Re: tidy or shambolic workplace, the only vehicle mechanic I currently trust sufficiently to hand money to operates from a small lock-up under the arches, never 100% tidy but there generally is some order. I have occasionally used main dealers for repairs to four wheel vehicles, very shiny workshops but I'm not convinced re: competence. Not unknown for main dealers in the UK to sub-contract work out to one-man-bands operating from sheds, but still charge the customer main dealer rates.

Re: Show us your workshops
Project ROTM #797296 02/02/20 1:48 pm
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I got to thinking about my hangar design and decided to expand the shop and storage right up to the point where those two walls will just come up to the ultralight's wings; so gained a few square feet in each, and still no intrusion of the UL. More space, for "FREE"!


GrandPaul (does not use emoticons)
Author of the book "Old Bikes"
Too many bikes to list, mostly Triumph & Norton, a BSA, & some Japanese
"The Iron in your blood should be Vintage"
Re: Show us your workshops
Project ROTM #797300 02/02/20 2:28 pm
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Detached 2-car garage, cement block structure, 110 but no heat, except when the sun is out and the 16' door is lifted. Not in this picture, added LED 4' strip shop lights -- what a difference.

[Linked Image from live.staticflickr.com]


With the BBs gone, the shop looks like this now:

[Linked Image from live.staticflickr.com]

^^ Note the single 4' LED strip hanging from the 4' 4-tube florescent which serves only as a mounting point.


Also, dry basement workshop with poor access for whole bikes, so I work on pieces there in colder weather.


Kurt

-- Don't believe everything you think.
Re: Show us your workshops
Project ROTM #797308 02/02/20 4:53 pm
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Kurt, "No heat" is also MY current problem. That's why I can get so little done in the winter here. So, I retreat to the basement for small jobs.

The garage once had "hot water" heat, but the dummy that owned the place before me ran the water pipes under the walk-out door
on the west wall of the garage, so the pipes froze and broke, so no more heat.

Plan for this summer is either a natural gas heater, or an electric one.

Re: Show us your workshops
Project ROTM #797320 02/02/20 7:02 pm
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When we bought our farm 20 years ago this old building was sitting forlornly at the back of our yard area. I used to store bikes in it but it became apparent that something needed to be done with it and the wife would sure like to be able to park her car in the garage on those cold mornings.

[Linked Image from i.postimg.cc]

[Linked Image from i.postimg.cc]


The story is that it sat on the 13 acres next door and the two brothers that built our house in the mid '50's pulled it on skidder logs to this spot and used it for storage. It sat on those logs until eight years ago when I retired. Small for a barn, 18' x 24', with three double hung windows and double doors at each end, I can only think it was a maybe a carriage shed. The siding dates it to the teens making it over a 100 years old. The first two contractors I brought out said it needed to be pushed over into a burn pile and they would build a pole barn in its place. I wasn't going for that and decided to be my own contractor and found an excavator that had a crew to raise the building, pour some pier blocks and plumb and level the building.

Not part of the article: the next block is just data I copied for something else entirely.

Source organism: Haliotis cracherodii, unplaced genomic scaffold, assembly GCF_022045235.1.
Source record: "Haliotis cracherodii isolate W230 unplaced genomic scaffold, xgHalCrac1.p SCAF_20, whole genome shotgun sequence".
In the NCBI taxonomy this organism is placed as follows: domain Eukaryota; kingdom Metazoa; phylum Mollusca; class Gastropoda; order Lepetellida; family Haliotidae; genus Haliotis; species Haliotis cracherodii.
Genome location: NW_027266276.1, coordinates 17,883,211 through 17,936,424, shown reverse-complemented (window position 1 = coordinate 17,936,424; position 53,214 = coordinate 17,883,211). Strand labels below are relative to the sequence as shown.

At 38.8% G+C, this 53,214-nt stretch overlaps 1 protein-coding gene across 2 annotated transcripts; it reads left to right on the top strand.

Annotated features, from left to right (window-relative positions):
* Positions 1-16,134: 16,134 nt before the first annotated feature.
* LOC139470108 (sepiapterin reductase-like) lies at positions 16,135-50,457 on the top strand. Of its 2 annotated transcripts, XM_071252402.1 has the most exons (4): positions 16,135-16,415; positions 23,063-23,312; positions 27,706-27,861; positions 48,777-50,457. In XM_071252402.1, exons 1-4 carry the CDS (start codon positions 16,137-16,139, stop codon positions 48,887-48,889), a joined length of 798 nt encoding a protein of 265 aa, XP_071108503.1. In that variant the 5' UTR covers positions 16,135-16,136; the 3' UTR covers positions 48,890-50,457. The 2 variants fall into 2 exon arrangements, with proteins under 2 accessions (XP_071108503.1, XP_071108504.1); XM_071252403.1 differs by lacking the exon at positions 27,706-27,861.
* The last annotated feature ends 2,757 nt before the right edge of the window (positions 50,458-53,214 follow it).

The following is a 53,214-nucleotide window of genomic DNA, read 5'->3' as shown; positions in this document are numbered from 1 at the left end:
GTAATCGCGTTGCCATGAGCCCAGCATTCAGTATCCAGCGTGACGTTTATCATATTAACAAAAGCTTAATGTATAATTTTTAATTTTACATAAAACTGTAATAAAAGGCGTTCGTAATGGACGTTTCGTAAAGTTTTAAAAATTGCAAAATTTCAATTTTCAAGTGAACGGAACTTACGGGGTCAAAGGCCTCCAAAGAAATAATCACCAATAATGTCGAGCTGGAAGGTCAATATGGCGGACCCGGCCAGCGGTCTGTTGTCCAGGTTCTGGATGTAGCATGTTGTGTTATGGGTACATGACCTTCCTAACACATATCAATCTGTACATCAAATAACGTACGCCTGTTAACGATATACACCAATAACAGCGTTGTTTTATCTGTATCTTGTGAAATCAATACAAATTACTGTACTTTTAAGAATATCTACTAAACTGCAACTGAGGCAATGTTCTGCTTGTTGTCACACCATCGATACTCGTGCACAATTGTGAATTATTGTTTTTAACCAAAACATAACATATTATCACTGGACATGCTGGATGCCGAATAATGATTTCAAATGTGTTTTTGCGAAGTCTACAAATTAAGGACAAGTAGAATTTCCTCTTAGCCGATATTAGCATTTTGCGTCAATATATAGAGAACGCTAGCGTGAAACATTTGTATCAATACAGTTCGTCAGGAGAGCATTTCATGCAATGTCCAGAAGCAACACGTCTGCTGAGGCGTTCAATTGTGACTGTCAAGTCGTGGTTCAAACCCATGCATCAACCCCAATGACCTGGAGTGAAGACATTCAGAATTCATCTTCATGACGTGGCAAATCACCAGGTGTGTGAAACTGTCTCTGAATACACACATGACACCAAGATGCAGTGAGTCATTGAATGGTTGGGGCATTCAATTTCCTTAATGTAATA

[Linked Image from i.postimg.cc]

Had some pads and footings poured and a carpenter friend and I started framing.

[Linked Image from i.postimg.cc]keyboard test online

[Linked Image from i.postimg.cc]osteology jobs uk


Added some nice details to the oversized rough cut fir.


[Linked Image from i.postimg.cc]

[Linked Image from i.postimg.cc]


And six weeks later we got to this:

[Linked Image from i.postimg.cc]


Bill B...


Last edited by Boomer; 02/02/20 7:06 pm.

Boomer
Re: Show us your workshops
Project ROTM #797324 02/02/20 7:18 pm
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Wow. That is thinking big. Great job

Re: Show us your workshops
Project ROTM #797325 02/02/20 7:19 pm
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This is what my shop looks like after eight years of Oregon weather and getting things moved in. Still transitioning from the garage to the barn but getting there.


[Linked Image from i.postimg.cc]test new laptops free


Found this cool old door at the local Habitat Restore

[Linked Image from i.postimg.cc]


Full of "stuff" now.

[Linked Image from i.postimg.cc]how to fix your keyboard on laptop

[Linked Image from i.postimg.cc]free image hosting website

[Linked Image from i.postimg.cc]

[Linked Image from i.postimg.cc]


In the winter time I just work in the right wing and use a small propane heater that actually warms the are quite well.


Bill B...


Boomer
Re: Show us your workshops
Project ROTM #797328 02/02/20 7:24 pm
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Nice Boomer.... I can't see the point of destroying one building to build another either. You did a nice job on yours!! Mine is on a smaller scale but I have future plans wink


http://wadeschields.tumblr.com/

Jack of all trades . Master of fun! wink

Beer is not the Answer.... Its the Question..... The answer is YES

[Linked Image from i.postimg.cc]
Re: Show us your workshops